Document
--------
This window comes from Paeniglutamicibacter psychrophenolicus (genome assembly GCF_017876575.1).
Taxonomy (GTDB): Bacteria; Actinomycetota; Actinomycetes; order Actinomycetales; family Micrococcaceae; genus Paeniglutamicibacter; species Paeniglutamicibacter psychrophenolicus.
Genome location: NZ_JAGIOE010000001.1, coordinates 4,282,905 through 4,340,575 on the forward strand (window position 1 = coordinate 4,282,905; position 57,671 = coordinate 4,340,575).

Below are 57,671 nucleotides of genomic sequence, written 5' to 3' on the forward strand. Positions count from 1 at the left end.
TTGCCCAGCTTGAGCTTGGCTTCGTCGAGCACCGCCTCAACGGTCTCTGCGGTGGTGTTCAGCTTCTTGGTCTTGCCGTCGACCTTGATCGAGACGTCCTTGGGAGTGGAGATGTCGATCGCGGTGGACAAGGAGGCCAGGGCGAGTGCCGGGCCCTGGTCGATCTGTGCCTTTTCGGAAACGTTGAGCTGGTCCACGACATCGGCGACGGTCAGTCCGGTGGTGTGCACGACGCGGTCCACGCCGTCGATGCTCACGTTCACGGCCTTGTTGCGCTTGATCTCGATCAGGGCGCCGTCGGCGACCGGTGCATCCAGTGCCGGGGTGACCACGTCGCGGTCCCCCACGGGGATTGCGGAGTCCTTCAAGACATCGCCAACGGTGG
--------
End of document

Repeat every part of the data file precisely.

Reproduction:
This window comes from Paeniglutamicibacter psychrophenolicus (genome assembly GCF_017876575.1).
Taxonomy (GTDB): Bacteria; Actinomycetota; Actinomycetes; order Actinomycetales; family Micrococcaceae; genus Paeniglutamicibacter; species Paeniglutamicibacter psychrophenolicus.
Genome location: NZ_JAGIOE010000001.1, coordinates 4,282,905 through 4,340,575 on the forward strand (window position 1 = coordinate 4,282,905; position 57,671 = coordinate 4,340,575).

Below are 57,671 nucleotides of genomic sequence, written 5' to 3' on the forward strand. Positions count from 1 at the left end.
TTGCCCAGCTTGAGCTTGGCTTCGTCGAGCACCGCCTCAACGGTCTCTGCGGTGGTGTTCAGCTTCTTGGTCTTGCCGTCGACCTTGATCGAGACGTCCTTGGGAGTGGAGATGTCGATCGCGGTGGACAAGGAGGCCAGGGCGAGTGCCGGGCCCTGGTCGATCTGTGCCTTTTCGGAAACGTTGAGCTGGTCCACGACATCGGCGACGGTCAGTCCGGTGGTGTGCACGACGCGGTCCACGCCGTCGATGCTCACGTTCACGGCCTTGTTGCGCTTGATCTCGATCAGGGCGCCGTCGGCGACCGGTGCATCCAGTGCCGGGGTGACCACGTCGCGGTCCCCCACGGGGATTGCGGAGTCCTTCAAGACATCGCCAACGGTGG